It was a very odd story. On the evening of October 4, 1919, about twenty-five miles west of Seligman behind a small hill along the National Old Trails Road, a shepherd tending a flock made a startling discovery: the smoldering body of a man. Yavapai County sheriff department investigators determined that the victim had been shot in the back of the head with a .38-caliber pistol, wrapped in a blanket, dragged about a hundred feet from where a car had been parked, doused with gasoline, and set afire. Though the body was badly charred, officers determined that the victim was wearing a military uniform with insignia indicating that he was a member of the Twentieth Canadian Battalion of Infantry. Tracing the serial number of the military insignia, Canadian authorities helped identify the deceased as Arthur De Steunder.
Nostalgia and the perception of simpler times may underlie the popularity of Route 66, but for many enthusiasts there is also an interest in its history. Occasionally that interest is tinged with a bit of morbid curiosity.
In the era of Route 66 renaissance where the old road is viewed as America’s longest attraction there is a myopic view that often centers on neon lit nights, tail fins, and I Like Ike buttons. It is easy to forget that this highway was marketed as the Main Street of America for more than five decades. Even more obscure is the origins of that moniker. Judge Lowe of the National Old Trails Road Association penned that slogan in about 1913 to promote that pioneering coast to coast road.
Today iconic Route 66 may be a living, breathing time capsule, a destination for tens of thousands of enthusiasts seeking the romanticized image of an authentic American experience. But before being replaced by the interstate highway system it was a corridor of commerce, legal and illicit. It was traveled by vagabonds and vagrants, vacationing families and serial killers, movie stars and murderers, escaped convicts and people simply seeking a better life in the promised land that was sunny California. It was known as bloody 66, and not just because of the staggering number of traffic fatalities.
Route 66 also served as the backdrop for countless headline grabbing tragedies, disasters, and industrial accidents. Even though Nat King Cole crooned about getting your kicks on Route 66, Todd and Buzz cruised it in search of adventure, and Lucy and Desi followed it west to California in a series of comedic episodes on their popular television program America’s most well known highway had a dark side.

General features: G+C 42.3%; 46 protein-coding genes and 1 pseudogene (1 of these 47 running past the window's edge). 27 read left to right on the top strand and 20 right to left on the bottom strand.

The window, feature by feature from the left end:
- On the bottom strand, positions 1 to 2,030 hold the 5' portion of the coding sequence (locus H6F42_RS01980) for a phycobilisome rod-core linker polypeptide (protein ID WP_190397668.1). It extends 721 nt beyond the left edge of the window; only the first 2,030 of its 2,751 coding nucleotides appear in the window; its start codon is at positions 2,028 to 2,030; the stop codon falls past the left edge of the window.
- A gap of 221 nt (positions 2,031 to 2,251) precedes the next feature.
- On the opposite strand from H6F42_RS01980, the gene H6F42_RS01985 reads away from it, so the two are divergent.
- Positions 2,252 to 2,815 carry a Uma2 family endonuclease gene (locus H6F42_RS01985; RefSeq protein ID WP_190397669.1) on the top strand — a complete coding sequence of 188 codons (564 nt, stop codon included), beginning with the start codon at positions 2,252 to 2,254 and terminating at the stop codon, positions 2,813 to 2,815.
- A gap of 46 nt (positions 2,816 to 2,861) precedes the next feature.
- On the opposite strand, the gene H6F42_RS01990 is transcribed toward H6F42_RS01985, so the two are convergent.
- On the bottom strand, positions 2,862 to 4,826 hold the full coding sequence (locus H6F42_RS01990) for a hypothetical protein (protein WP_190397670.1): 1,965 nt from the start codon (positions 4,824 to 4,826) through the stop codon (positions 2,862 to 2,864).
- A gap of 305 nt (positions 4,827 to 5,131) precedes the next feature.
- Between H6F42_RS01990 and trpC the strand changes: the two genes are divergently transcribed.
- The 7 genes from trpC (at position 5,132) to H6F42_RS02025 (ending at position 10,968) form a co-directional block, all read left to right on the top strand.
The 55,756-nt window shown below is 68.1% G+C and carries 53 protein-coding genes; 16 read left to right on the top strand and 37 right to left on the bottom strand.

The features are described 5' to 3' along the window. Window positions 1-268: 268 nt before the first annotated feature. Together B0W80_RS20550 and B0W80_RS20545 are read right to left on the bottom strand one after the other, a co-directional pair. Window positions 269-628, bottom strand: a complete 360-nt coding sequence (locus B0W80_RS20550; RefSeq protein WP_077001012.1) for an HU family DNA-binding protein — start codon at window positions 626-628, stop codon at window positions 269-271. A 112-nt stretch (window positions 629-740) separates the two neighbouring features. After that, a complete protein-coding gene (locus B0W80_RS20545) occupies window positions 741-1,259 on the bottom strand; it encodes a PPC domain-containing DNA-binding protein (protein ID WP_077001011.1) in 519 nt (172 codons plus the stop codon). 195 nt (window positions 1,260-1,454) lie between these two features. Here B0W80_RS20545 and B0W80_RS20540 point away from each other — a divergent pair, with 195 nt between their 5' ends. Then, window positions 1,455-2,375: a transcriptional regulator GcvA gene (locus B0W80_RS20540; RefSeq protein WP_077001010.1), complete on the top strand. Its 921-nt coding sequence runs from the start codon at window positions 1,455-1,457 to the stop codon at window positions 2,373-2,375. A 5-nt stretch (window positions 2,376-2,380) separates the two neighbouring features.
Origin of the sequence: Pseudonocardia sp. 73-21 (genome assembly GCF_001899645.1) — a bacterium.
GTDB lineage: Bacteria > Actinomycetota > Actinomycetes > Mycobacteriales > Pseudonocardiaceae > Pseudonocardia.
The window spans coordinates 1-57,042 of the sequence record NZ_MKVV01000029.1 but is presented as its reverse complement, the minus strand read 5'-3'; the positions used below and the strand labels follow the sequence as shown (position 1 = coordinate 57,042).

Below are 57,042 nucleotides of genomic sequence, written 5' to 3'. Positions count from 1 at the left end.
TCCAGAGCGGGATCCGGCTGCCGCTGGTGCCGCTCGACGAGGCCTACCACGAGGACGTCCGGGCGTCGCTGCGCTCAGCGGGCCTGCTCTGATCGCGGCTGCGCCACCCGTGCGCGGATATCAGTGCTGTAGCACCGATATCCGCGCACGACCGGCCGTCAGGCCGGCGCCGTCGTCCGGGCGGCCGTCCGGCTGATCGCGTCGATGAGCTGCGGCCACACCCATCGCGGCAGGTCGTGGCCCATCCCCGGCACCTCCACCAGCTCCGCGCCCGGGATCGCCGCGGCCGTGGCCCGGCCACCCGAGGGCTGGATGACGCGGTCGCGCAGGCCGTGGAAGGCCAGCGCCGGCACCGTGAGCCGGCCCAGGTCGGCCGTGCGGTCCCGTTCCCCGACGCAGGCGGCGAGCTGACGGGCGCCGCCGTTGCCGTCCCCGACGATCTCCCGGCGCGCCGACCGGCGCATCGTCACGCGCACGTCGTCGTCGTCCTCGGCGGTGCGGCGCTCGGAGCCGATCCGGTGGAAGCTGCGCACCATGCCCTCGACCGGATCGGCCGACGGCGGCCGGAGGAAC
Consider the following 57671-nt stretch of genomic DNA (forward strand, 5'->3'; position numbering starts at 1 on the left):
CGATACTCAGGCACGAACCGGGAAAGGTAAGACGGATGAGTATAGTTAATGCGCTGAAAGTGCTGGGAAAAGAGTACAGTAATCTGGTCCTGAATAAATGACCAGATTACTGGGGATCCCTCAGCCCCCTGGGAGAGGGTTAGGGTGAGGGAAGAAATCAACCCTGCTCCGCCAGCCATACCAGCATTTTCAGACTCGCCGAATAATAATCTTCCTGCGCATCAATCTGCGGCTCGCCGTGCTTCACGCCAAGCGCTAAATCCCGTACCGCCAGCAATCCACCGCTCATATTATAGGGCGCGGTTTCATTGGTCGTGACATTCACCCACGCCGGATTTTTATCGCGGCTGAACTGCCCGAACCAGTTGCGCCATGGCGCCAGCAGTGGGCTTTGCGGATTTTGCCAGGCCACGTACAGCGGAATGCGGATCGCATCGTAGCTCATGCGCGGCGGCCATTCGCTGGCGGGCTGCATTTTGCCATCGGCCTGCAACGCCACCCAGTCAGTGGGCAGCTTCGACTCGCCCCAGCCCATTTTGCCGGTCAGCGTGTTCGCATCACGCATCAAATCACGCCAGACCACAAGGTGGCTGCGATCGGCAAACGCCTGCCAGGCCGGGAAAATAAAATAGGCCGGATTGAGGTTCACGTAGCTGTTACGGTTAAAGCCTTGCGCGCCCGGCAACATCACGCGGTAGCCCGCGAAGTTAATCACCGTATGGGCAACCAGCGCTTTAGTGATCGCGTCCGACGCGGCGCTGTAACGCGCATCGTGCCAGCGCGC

Blink and you will miss Budville, located a few miles west of Laguna, New Mexico. Budville never amounted to more than a garage, service station, and store complex with a roadhouse across the highway, the Dixie Tavern & Café—but this tiny service center is linked to several murders. Many enthusiasts are aware of the story about the murder to the trading posts founder and owner. But there was another bloody incident a few miles to the west.
On January 10, 1956, Ralph Henderson Rainey, a forty-six-year-old butcher from Santa Monica, was found dead along Route 66 just west of Budville. He had been shot twice in the head, and his body run over by a car. Weeks later an incident in Las Vegas, Nevada led to the arrest of Rainey’s killer and unveiled a string of murders along Route 66 and in Nevada.
Shortly before dawn on January 23, 1956, Police Sergeant Dick Barber was on duty in North Las Vegas near the Nellis Air Force Base and stopped a Buick with California plates. He estimated that the car had been traveling at more than seventy miles per hour. The driver, a man of about thirty-five with wavy brown hair, responded politely when asked for his driver’s license, which identified him as Kenneth Short of Burbank, California. Unbeknownst to Officer Barber, Kenneth Short was listed as a missing person last seen in Tucumcari, New Mexico. Then, without warning, the driver of the Buick fled the scene, and Barber pursued at high speed.
On East College Street, the driver of the Buick lost control, rolled the sedan, crawled from the wreckage, and vanished into the residential neighborhood. Soon a massive manhunt was underway, but the driver had taken shelter—and a hostage—in the home of Loren E. Tracy. For several days the driver eluded police, but on January 24, the man who had identified himself as Kenneth Short was apprehended in Caliente, Nevada. By this time police had learned that the real Kenneth Short was an electrical engineer who had purchased a new Buick in Michigan in early January and headed west to meet his wife, Mira, in San Francisco. He had been due to arrive on January 21.